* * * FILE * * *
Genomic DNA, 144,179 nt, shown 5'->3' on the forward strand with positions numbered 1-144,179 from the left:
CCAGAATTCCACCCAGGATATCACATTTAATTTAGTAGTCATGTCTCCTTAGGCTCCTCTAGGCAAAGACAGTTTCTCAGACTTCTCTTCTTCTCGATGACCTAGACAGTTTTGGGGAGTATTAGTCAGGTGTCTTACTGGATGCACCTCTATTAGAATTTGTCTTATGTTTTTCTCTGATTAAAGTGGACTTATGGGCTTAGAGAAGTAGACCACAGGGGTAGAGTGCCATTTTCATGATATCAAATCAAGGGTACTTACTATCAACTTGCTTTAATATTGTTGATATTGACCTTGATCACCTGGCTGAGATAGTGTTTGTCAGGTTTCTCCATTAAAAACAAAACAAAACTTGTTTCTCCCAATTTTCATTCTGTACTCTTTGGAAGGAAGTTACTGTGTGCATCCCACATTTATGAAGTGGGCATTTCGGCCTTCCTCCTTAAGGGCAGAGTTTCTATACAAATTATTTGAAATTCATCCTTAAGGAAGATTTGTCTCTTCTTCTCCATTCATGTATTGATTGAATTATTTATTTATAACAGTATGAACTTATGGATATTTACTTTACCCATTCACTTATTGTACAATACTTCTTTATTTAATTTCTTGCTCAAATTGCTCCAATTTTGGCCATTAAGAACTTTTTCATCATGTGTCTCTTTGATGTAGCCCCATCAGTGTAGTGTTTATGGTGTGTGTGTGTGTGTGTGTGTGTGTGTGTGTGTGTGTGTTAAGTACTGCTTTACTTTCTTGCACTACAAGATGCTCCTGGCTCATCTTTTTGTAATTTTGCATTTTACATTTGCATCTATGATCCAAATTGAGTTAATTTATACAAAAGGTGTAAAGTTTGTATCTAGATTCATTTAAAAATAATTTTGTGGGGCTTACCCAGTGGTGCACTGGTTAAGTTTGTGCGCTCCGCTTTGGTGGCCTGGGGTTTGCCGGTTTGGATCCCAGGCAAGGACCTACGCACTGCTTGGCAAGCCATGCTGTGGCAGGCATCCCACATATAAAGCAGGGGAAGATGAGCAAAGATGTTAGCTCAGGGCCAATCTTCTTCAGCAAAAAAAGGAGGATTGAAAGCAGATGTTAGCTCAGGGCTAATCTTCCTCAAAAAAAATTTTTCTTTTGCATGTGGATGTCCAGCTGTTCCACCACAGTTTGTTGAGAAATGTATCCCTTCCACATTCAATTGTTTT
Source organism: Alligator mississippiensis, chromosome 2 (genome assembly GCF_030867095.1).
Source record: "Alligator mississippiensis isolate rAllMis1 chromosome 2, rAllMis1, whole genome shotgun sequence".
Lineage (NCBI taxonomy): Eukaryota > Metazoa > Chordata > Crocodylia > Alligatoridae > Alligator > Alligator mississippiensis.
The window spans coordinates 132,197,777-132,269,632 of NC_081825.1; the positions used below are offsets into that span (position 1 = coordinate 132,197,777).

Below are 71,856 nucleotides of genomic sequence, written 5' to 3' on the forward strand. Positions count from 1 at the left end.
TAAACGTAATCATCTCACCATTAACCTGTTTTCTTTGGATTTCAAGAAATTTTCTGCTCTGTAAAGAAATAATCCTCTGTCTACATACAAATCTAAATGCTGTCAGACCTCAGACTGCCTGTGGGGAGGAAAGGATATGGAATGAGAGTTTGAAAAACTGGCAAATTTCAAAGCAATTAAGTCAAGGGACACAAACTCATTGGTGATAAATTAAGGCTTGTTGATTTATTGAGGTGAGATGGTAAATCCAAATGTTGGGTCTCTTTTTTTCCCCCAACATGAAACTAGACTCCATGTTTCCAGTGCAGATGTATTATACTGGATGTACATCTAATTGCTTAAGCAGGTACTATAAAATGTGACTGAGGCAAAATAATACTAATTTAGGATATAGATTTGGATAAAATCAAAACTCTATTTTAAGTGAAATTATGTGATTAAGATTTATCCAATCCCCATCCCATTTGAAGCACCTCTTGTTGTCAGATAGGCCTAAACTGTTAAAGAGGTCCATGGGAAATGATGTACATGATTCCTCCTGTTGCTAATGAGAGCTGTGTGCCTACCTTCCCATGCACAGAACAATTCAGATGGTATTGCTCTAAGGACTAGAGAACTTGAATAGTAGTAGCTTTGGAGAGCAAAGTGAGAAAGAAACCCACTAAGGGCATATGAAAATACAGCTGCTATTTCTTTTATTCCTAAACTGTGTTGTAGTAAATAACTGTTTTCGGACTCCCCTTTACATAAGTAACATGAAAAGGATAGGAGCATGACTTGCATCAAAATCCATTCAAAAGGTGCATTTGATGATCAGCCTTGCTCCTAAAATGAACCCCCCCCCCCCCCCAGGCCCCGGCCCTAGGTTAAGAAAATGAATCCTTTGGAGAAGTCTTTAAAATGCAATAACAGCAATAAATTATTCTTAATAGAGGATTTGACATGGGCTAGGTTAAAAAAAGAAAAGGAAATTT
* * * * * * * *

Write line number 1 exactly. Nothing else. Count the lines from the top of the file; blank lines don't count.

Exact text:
Genomic DNA, 144,179 nt, shown 5'->3' on the forward strand with positions numbered 1-144,179 from the left: